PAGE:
Monday, October 7, 2013

Roots and Wings

All across the country the landscape is dotted with abandoned farmsteads and buildings whose walls are filled with stories of heartache and happiness.  On a recent trip back through the Kansas Flint Hills to take photographs for the cover of my book, I was once again transported through time as we captured images of the past.  We photographed abandoned hotels and schools with their roofs open and gaping toward the sky and trees poking through the windows seeking the world outside. We peeked through the windows of abandoned schoolhouses to see blackboards still lining the front wall and a pot-bellied stove still standing guard in the center of the room. It seemed that at any moment the teacher would appear in the doorway to call the children in from recess.  One could almost hear the children’s laughter from the swing set that creaked sadly in the Kansas wind.  The cattle grazing on the hills and the tall prairie grass bent low against the wind lent a timeless quality to the surroundings.  There had been wind and cattle grazing here for centuries.

We were enveloped in a silence so vast that one dared not speak above a whisper. Only the sound of the wind through the prairie grass and the gentle lowing of the cattle prevailed. Clusters of trees followed the creeks and rivers as they meandered through the lowlands. They were protected from the wind here and the comforting sound of rustling leaves softened the harshness of the surroundings.  But on the open range a lone tree struggled to stay upright against the constant wind.

Stacked stone fences lined the roadways, laid by hand over a century ago to mark the boundaries of one’s land against encroachment. Ancient barbed wire fences strung between stone fence posts built when the railroad age ended the era of the open range, kept the herds separate.  It was as if the ghosts of the past were still there...watching and protecting what they had devoted their lives to creating.

Most of the early pioneers to the area used whatever materials were available to them to create their dwellings.  The most basic structure was the dugout.  It was usually dug into a dirt bank with a sod roof. Sod houses required little expenditure because they were built from native grasses and their roots held the dirt together to form building blocks for the house. Very few of these dwellings exist today, because they were subject to water damage and infestation by vermin and were only used as temporary housing.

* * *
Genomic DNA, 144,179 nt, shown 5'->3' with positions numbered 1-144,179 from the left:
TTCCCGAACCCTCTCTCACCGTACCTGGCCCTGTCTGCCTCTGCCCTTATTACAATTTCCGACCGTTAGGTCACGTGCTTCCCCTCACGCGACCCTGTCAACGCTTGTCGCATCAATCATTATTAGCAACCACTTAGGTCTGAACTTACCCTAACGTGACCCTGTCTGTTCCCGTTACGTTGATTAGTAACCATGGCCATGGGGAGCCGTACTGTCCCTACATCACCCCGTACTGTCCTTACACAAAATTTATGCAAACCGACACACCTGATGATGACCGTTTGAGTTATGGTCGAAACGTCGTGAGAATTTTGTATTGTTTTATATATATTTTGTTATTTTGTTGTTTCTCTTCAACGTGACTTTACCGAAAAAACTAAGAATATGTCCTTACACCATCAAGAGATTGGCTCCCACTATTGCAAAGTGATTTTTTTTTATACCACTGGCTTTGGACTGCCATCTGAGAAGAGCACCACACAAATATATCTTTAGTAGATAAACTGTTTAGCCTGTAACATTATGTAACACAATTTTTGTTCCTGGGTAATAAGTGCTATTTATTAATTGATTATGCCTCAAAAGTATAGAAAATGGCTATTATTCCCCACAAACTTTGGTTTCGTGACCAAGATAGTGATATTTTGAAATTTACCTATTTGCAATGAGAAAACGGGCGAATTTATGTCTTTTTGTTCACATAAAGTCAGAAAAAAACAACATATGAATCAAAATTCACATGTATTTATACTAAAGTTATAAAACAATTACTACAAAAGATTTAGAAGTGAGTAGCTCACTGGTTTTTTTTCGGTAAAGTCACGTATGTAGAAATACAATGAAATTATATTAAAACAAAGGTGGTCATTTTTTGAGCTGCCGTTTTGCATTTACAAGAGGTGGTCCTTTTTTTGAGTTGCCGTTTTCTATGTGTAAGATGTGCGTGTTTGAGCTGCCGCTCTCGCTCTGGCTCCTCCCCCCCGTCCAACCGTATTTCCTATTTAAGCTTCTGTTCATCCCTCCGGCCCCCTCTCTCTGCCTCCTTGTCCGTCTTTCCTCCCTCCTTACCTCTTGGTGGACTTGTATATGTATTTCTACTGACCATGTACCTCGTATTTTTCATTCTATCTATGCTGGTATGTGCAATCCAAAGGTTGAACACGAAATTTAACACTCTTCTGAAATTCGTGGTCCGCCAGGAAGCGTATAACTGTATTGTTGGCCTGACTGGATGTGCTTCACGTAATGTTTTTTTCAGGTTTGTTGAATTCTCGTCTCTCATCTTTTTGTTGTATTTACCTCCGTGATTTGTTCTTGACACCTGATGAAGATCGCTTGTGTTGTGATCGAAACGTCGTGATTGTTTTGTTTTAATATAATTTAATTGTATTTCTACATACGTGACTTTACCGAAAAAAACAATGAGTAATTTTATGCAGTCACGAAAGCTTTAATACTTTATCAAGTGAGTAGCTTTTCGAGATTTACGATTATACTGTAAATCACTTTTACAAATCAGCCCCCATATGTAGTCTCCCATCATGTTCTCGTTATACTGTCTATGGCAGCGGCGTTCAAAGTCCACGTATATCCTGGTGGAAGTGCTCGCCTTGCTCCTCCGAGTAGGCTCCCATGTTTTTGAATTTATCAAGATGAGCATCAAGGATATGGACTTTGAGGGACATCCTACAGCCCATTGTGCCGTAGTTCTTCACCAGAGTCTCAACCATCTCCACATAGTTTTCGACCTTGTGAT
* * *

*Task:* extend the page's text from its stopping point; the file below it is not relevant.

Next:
When settlers to Kansas found that the area was destitute of timber, they turned to a layer of limestone rock close to the surface that they soon found could be used for fencing as well as building. Besides being durable and fire resistant, limestone had several other advantages.  It could be obtained easily with the proper tools and techniques and it was uniform in thickness.  When freshly quarried, it was soft enough to shape with simple tools and hardened after being exposed to air.

Since the lowlands were prone to flooding, many schools and homes were built on the crest of a hill where the endless horizon provided a clear view of approaching storms and marauders. Although this location provided little protection from the wind and weather, it provided an unobstructed view of the Kansas sunset.  As the sun sank below the horizon, it set the entire sky ablaze in shades of bright orange and red against the golden backdrop of the prairie grass.

Gazing out at the abandoned farmhouses, one feels a sense of melancholy co-mingled with joy.  If the building had a voice, it would say, “Don’t mourn for me.  I have had a good life.   While it’s true that I have seen sadness and withered hopes, I have also watched children grow to adulthood and seen dreams realized.  I am here now only as a reminder of the sacrifices made to create this life for you. Embrace me and move on, but don’t forget me. I am the roots; you are the wings."

Stone Schoolhouse: Flint Hills National Preserve

District 22 Schoolhouse, c.1890

Stone Farmhouse: Flint Hills National Preserve
Snokomo Schoolhouse c. 1882
Bushong School, c. 1918

Volland Hotel


  1. Love the photos and your lyrical words!

  2. LOVED the photos! The blue skies with white clouds tell of Kansas' hope for a better classroom. I feel through your photos the lone tree guarding a bell towered school house, abandoned but waiting. Then the all but forgotten stone, one room school house, and the eerie peak through barbed wire at the one room schoolhouse. The last photos showed me buildings without glass and roofs displaced, closing my thoughts about education, in despair. Your photos balanced hope and tragedy, but as you said, all are built on the high ground, the hill, to protect them from floods. Education is protected by our teachers inside the buildings. Love you, Wanda, made me think and feel good.

    1. I love your thoughtful incites into the symbolism suggested by the photos!-Wanda